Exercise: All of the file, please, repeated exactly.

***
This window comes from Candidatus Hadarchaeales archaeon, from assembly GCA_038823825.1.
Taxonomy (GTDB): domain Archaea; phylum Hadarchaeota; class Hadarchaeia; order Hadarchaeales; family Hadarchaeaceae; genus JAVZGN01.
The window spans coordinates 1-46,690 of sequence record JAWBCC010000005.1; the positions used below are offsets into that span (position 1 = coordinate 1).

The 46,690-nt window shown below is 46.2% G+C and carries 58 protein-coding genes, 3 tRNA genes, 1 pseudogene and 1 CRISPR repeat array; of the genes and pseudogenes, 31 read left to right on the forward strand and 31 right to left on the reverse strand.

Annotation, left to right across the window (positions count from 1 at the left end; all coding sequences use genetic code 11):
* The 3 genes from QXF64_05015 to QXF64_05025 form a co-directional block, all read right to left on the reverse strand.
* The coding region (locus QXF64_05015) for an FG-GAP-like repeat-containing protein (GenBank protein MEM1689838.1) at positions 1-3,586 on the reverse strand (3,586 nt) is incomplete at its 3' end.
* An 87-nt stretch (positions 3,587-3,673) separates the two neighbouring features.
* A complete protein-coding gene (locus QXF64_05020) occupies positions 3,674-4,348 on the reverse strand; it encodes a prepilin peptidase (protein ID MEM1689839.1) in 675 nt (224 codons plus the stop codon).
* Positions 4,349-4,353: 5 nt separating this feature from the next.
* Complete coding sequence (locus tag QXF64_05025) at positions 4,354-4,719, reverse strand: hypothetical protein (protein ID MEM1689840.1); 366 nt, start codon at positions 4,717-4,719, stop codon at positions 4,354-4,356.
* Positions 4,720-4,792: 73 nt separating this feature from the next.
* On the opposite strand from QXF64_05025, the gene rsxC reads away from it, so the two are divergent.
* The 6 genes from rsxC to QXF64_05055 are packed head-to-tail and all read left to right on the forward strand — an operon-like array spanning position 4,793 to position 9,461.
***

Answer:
This window comes from Candidatus Hadarchaeales archaeon, from assembly GCA_038823825.1.
Taxonomy (GTDB): domain Archaea; phylum Hadarchaeota; class Hadarchaeia; order Hadarchaeales; family Hadarchaeaceae; genus JAVZGN01.
The window spans coordinates 1-46,690 of sequence record JAWBCC010000005.1; the positions used below are offsets into that span (position 1 = coordinate 1).

The 46,690-nt window shown below is 46.2% G+C and carries 58 protein-coding genes, 3 tRNA genes, 1 pseudogene and 1 CRISPR repeat array; of the genes and pseudogenes, 31 read left to right on the forward strand and 31 right to left on the reverse strand.

Annotation, left to right across the window (positions count from 1 at the left end; all coding sequences use genetic code 11):
* The 3 genes from QXF64_05015 to QXF64_05025 form a co-directional block, all read right to left on the reverse strand.
* The coding region (locus QXF64_05015) for an FG-GAP-like repeat-containing protein (GenBank protein MEM1689838.1) at positions 1-3,586 on the reverse strand (3,586 nt) is incomplete at its 3' end.
* An 87-nt stretch (positions 3,587-3,673) separates the two neighbouring features.
* A complete protein-coding gene (locus QXF64_05020) occupies positions 3,674-4,348 on the reverse strand; it encodes a prepilin peptidase (protein ID MEM1689839.1) in 675 nt (224 codons plus the stop codon).
* Positions 4,349-4,353: 5 nt separating this feature from the next.
* Complete coding sequence (locus tag QXF64_05025) at positions 4,354-4,719, reverse strand: hypothetical protein (protein ID MEM1689840.1); 366 nt, start codon at positions 4,717-4,719, stop codon at positions 4,354-4,356.
* Positions 4,720-4,792: 73 nt separating this feature from the next.
* On the opposite strand from QXF64_05025, the gene rsxC reads away from it, so the two are divergent.
* The 6 genes from rsxC to QXF64_05055 are packed head-to-tail and all read left to right on the forward strand — an operon-like array spanning position 4,793 to position 9,461.